BY JACK MOORE
Twitter suspended an account belonging to Nigerian radical Islamist group Boko Haram on Tuesday as tech companies begin to crack down on the sect’s evolving social media strategy.
While the terror group remains focussed on a domestic campaign, aimed at undermining the Nigerian government and the creation of their own Islamic caliphate in the country’s northern majority-Muslim regions, it launched its first Twitter campaign at the beginning of the year.
Twitter has stepped in to shut down the affiliated account, under the username @Urwatu_Wutqa, which had only tweeted 19 times but was flagged for inappropriate content. The account was used by the group as a propaganda tool to publicise its claims and alleged victories.
Try Newsweek for only $1.25 per week
The account’s last tweet before it was suspended said that the group were still in control of the northeastern border town of Baga, where local officials say over 2,000 peoplewere killed by the militants last month. This is a claim countered by the Nigerian military who last week said they had recaptured the city, forcing many Boko Haram militants to flee and causing a number to drown in Lake Chad. Other tweets from the account circulated pictures of an attack on the town of Gombe, in Gombe state.
Jesper Cullen, sub-Saharan Africa analyst at the geopolitical risk consultancy the Risk Advisory Group, said that the Twitter account was only the second opened by the militant group and marked a shift in its social media strategy as it attempts to undermine the Nigerian government.
“There has definitely been a huge change in the group’s approach to social media,” he says. “These were the first two accounts. It’s only since the beginning of this year that they have had any presence on Twitter,” Cullen added, noting that the group could easily open another Twitter account and continue their propaganda campaign.
Boko Haram have also shifted their video strategy. They used to pass their videos to couriers who would deliver them to journalists within Nigeria, however they are now directly uploading their footage to the video-sharing site YouTube, who have started to remove the videos. The local Nigerian outlet Premium Times also reported an “increasing clampdown” by Facebook on the group’s material.
The group’s latest videos reveal a concerted effort to appeal to a more global audience. Their older videos featured the group’s leader Abubakar Shekau speaking for long periods in his native Hausa language whereas their newer releases have subtitles in both Arabic and English. This change may have been made in the hope of maintaining international media attention towards their cause following widespread coverage of their kidnap of the Chibok girls last April, Cullen notes.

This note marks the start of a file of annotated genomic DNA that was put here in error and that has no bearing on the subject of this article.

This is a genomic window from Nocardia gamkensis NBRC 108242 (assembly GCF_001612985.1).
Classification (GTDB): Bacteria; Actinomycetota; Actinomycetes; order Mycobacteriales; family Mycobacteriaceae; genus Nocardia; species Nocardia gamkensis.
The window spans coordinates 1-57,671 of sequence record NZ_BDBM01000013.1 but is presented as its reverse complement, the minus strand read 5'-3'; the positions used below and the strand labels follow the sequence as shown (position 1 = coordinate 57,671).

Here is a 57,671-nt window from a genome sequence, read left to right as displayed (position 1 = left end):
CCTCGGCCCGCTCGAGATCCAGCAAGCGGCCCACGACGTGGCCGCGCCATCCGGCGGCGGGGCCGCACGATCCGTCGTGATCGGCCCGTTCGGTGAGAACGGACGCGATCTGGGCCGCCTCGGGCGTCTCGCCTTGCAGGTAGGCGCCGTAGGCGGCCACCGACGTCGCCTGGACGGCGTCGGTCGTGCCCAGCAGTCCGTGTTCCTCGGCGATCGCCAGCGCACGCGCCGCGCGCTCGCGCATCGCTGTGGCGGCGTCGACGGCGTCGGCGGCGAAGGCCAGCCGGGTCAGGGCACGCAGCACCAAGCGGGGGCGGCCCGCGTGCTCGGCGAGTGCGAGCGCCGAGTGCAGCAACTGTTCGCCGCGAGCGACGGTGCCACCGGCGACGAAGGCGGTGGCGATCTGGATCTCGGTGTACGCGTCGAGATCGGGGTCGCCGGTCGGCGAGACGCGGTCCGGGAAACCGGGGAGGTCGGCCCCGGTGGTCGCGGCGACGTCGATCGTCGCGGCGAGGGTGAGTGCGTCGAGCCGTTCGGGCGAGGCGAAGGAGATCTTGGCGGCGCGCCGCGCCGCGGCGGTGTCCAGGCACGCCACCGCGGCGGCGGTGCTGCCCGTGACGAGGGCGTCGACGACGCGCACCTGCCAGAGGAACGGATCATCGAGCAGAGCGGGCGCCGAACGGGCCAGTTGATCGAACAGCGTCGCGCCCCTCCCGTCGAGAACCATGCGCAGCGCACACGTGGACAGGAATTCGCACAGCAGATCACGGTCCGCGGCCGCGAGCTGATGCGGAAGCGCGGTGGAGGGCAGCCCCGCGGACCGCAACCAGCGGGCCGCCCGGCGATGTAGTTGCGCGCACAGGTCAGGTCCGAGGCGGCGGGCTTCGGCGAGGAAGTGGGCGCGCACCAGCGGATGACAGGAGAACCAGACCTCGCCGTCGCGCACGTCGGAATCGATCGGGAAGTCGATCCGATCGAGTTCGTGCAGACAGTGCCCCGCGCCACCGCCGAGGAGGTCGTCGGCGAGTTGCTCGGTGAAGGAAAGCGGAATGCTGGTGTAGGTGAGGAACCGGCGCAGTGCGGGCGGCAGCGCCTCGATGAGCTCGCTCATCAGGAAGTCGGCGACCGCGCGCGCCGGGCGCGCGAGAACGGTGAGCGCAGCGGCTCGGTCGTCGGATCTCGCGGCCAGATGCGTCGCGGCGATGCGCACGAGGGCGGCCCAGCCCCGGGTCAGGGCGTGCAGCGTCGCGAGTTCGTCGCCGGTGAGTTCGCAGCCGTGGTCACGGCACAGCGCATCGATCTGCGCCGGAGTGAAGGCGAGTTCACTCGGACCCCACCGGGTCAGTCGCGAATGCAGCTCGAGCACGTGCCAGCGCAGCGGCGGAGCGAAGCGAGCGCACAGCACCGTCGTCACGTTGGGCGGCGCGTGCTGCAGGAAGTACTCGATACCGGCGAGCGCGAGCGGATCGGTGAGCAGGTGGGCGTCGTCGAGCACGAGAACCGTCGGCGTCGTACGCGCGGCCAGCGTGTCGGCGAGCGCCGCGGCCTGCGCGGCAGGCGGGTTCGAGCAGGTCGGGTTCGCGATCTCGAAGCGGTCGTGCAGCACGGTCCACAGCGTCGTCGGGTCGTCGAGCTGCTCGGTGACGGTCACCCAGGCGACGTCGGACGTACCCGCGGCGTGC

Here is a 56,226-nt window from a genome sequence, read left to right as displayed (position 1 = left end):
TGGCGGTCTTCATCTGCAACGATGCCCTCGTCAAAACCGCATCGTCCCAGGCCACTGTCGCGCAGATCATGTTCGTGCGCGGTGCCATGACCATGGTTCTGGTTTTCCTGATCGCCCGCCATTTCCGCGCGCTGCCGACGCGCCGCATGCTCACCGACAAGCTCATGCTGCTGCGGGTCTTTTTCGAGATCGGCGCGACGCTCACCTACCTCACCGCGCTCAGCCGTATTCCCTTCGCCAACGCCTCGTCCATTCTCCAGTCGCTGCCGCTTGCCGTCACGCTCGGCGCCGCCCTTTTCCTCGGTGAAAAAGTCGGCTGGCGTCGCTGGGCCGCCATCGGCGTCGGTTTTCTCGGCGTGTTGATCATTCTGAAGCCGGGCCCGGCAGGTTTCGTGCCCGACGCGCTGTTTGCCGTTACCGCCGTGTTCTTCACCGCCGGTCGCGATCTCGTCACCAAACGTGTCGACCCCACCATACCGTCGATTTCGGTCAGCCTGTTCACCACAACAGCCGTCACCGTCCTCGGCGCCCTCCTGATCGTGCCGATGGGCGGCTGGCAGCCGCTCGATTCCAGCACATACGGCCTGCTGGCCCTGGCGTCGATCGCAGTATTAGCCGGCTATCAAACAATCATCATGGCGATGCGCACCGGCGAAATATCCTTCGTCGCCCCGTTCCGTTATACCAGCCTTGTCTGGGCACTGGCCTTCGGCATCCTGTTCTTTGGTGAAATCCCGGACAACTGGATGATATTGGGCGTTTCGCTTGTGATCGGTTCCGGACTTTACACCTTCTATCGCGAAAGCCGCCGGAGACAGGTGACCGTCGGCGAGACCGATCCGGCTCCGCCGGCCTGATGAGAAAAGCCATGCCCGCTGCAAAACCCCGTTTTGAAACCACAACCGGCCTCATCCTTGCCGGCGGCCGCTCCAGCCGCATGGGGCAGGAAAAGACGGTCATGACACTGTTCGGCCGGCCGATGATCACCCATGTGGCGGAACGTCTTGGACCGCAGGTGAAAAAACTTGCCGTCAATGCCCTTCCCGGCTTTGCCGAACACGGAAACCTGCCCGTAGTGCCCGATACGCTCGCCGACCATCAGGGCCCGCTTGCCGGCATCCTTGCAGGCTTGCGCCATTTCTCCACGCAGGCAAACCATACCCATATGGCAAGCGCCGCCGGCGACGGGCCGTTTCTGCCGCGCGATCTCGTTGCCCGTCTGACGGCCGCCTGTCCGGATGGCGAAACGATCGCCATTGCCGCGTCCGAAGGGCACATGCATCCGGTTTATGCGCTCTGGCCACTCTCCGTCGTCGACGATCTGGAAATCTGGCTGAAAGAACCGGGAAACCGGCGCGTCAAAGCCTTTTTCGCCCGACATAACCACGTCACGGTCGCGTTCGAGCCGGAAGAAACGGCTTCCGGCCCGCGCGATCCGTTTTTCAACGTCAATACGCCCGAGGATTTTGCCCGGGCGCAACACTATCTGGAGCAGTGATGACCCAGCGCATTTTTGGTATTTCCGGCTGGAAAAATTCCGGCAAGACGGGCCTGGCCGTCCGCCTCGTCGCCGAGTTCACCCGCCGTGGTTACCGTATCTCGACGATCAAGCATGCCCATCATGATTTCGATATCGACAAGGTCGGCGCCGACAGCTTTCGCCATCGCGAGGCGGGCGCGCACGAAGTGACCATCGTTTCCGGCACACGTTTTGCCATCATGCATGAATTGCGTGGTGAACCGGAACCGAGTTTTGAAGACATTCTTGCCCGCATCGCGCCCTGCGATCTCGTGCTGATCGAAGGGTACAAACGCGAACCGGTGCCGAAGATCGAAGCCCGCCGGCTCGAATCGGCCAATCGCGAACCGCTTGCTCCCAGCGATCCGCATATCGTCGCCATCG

There have been hints that the Nigerian terror group may be moving closer to pledging allegiance to ISIS, with the Middle Eastern group’s Dabiq magazine claiming that an affiliate from Nigeria had offered to pledge allegiance while a release from Afriqiyah Media, a jihadi media group, earlier this week alleged that Boko Haram’s Shura Council was considering the pledge of bay’ah (allegiance). Boko Haram, while not yet officially aligned with ISIS, have sought to emulate ISIS’s social media strategy in their release of videos and their presence on social media platforms, Cullen adds.
“There does appear to be some emulation on Boko Haram’s part. They have seen what ISIS have done with their videos and have tried to copy it,” he says. “Although the group haven’t actually pledged allegiance to IS at the moment, they have seen the success that groups like that have had on social media and are trying to benefit from that as well.”
Twitter only censors user content in limited circumstances, particularly the “unlawful use” of the social media platform and the “furtherance of illegal activities” such as terrorism, therefore indicating that the account violated the platform’s guidelines. It has removed a number of accounts of ISIS-affiliated militants and supporters, with some tweeting on their 80th account, according to Haras Rafiq, managing director of the anti-radicalisation think-tank the Quilliam Foundation. Twitter has also removed accounts from other notorious terror groups such as Somalia’s al-Shabaab and al-Qaeda.